Tapping the creative state through the mask is immediate and jarring to the complacent eye. This ancient approach to communion of the self with the "something larger" is primal. Having considered the search for totality inherent in the creative act, the relationship between the need and the act has been defined. Ritualized entry to this communion echoes the outer/inner dialectic inherent in both the leap of faith of creativity and the entrance into the mask. This dialectic suggests the primal nature of this artistic quest and further supports the analogy with liminal phases. To clarify the transformative nature of liminality Turner, as an anthropologist, reserved the term for agrarian cultures and anti-structural models. Once realized, the aesthetic transformation to the creative state can be channeled into structured application.

Stanislavski, as a spiritual man, assumed the necessity of such a transformation. In describing the creative state in which the actor must begin work he used a term that Elizabeth Hapgood translates as communion. He intends the same alive and immediate transformation; a keen awareness of the shared energies surrounding the actor in highly codified application, as the ritual of mask work provokes. The actor's ability to become absorbed in character retains the core of ritualized approach and demands the entrance into the creative state. Speaking as the Director in An Actor Prepares, Stanislavski maintains:

The eye is the mirror of the soul. It is important that the actor's eyes, his look, reflect the deep inner content of his soul…All the time he is on the stage he should be sharing these spiritual resources with other actors in the play…He will not give himself up wholly to his part unless it carries him away. When it does so, he becomes completely identified with it and is transformed.

The basis for this modern leap of faith, holding a new ideal chief in consideration- that Realism is the something larger than ourselves, that we determine our sole audience- can only be identified in terms of the outer/inner dialectic that is the connection of self to the creative state and, thus, to the audience. There is nothing mystical about the efficacy of the ritualized state. Ritual and mask tap into the creative because of the anti-structuralist nature, not as a against, but as an alternative to the defined audience model. In this way the act of "tuning in" to impulse in the mask is training to listen and respond outside of the rituals of the work itself.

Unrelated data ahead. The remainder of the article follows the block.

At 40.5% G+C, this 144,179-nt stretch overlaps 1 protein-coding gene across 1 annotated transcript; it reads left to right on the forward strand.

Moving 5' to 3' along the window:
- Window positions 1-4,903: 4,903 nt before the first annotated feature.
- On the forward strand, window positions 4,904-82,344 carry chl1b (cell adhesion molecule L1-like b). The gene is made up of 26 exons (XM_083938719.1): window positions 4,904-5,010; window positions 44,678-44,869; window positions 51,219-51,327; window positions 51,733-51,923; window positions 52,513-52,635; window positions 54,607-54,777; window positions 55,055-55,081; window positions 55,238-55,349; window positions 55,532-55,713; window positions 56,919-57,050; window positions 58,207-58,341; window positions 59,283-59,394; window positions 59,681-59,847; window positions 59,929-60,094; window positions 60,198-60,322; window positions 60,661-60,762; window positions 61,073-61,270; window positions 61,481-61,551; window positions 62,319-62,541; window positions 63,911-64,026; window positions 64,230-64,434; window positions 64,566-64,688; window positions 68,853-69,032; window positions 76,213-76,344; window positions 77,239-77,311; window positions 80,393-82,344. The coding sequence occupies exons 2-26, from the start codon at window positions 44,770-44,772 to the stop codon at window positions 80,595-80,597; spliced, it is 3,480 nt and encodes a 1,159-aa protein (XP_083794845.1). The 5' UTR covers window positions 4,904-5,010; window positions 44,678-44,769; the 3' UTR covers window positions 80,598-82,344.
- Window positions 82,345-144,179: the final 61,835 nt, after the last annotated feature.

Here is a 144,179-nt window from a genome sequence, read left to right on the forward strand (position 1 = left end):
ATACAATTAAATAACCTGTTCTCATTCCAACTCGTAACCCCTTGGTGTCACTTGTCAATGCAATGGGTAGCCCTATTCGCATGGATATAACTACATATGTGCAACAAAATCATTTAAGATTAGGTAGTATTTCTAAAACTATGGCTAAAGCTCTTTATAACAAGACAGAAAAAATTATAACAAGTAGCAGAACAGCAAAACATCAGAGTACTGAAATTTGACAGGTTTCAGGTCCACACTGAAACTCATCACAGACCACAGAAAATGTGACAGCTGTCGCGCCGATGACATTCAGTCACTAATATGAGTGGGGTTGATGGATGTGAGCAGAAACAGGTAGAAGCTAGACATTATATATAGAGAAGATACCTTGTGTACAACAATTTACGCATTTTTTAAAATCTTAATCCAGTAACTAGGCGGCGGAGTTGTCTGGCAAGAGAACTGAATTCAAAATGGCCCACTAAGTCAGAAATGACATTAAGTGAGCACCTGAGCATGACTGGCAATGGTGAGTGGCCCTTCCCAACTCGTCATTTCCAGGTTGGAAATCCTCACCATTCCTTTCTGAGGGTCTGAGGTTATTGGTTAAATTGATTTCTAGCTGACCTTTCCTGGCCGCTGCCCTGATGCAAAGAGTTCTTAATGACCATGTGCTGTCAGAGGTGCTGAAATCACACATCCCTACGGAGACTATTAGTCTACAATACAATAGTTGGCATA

Audience as the integral aspect of performance, while true and inescapable, can also prove a tyranny. At the outset I suggested that, for the artist, wholeness or totality for the performance might hinge on acceptance. The modern desire to define the audience feeds such an expectation, but it also adds a component of fear to the mix that paralyzes potential.

Anathema to creativity, fear predicates an awareness of self and a possibility of failure that blocks the transcendent state. Indeed, fear, as the opposite of faith, is anti-art. Its anti-ritualistic nature [because structure cannot include play when fear predominates] squelches spontaneity and invention just as it restricts freedom. The kind of play, childlike freedom to be and do, necessary for creative transcendence requires permissiveness. Ritual, and ritual play, infuses performance with vitality. While many scholars have defined play, the common elements are exploration, learning and risk and yield flow or total involvement.(9) Another element present is spontaneity.

Spontaneity within the mask results from the inner/outer dialectic: communication between object and artist, between artists, and between the art and the audience exist in the nexus of ritual and spontaneity.